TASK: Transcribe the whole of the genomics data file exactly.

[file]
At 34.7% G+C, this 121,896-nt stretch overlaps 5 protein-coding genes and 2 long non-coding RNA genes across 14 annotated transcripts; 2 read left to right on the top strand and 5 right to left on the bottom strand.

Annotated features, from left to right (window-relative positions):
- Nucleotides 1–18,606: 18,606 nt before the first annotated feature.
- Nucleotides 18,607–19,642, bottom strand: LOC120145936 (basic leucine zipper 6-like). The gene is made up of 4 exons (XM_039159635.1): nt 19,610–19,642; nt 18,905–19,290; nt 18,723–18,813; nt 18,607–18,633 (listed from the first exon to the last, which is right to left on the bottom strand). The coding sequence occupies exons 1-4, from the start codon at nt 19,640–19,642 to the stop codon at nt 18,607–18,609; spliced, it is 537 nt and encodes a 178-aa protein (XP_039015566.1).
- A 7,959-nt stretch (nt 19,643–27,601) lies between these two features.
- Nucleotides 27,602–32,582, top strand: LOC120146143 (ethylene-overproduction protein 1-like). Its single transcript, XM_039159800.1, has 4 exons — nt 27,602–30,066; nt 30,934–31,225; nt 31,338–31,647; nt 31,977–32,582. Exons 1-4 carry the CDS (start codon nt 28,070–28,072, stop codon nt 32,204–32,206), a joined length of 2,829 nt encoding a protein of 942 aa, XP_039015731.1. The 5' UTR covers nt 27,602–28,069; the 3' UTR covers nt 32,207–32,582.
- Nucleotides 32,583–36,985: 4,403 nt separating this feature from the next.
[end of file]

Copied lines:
At 34.7% G+C, this 121,896-nt stretch overlaps 5 protein-coding genes and 2 long non-coding RNA genes across 14 annotated transcripts; 2 read left to right on the top strand and 5 right to left on the bottom strand.

Annotated features, from left to right (window-relative positions):
- Nucleotides 1–18,606: 18,606 nt before the first annotated feature.
- Nucleotides 18,607–19,642, bottom strand: LOC120145936 (basic leucine zipper 6-like). The gene is made up of 4 exons (XM_039159635.1): nt 19,610–19,642; nt 18,905–19,290; nt 18,723–18,813; nt 18,607–18,633 (listed from the first exon to the last, which is right to left on the bottom strand). The coding sequence occupies exons 1-4, from the start codon at nt 19,640–19,642 to the stop codon at nt 18,607–18,609; spliced, it is 537 nt and encodes a 178-aa protein (XP_039015566.1).
- A 7,959-nt stretch (nt 19,643–27,601) lies between these two features.
- Nucleotides 27,602–32,582, top strand: LOC120146143 (ethylene-overproduction protein 1-like). Its single transcript, XM_039159800.1, has 4 exons — nt 27,602–30,066; nt 30,934–31,225; nt 31,338–31,647; nt 31,977–32,582. Exons 1-4 carry the CDS (start codon nt 28,070–28,072, stop codon nt 32,204–32,206), a joined length of 2,829 nt encoding a protein of 942 aa, XP_039015731.1. The 5' UTR covers nt 27,602–28,069; the 3' UTR covers nt 32,207–32,582.
- Nucleotides 32,583–36,985: 4,403 nt separating this feature from the next.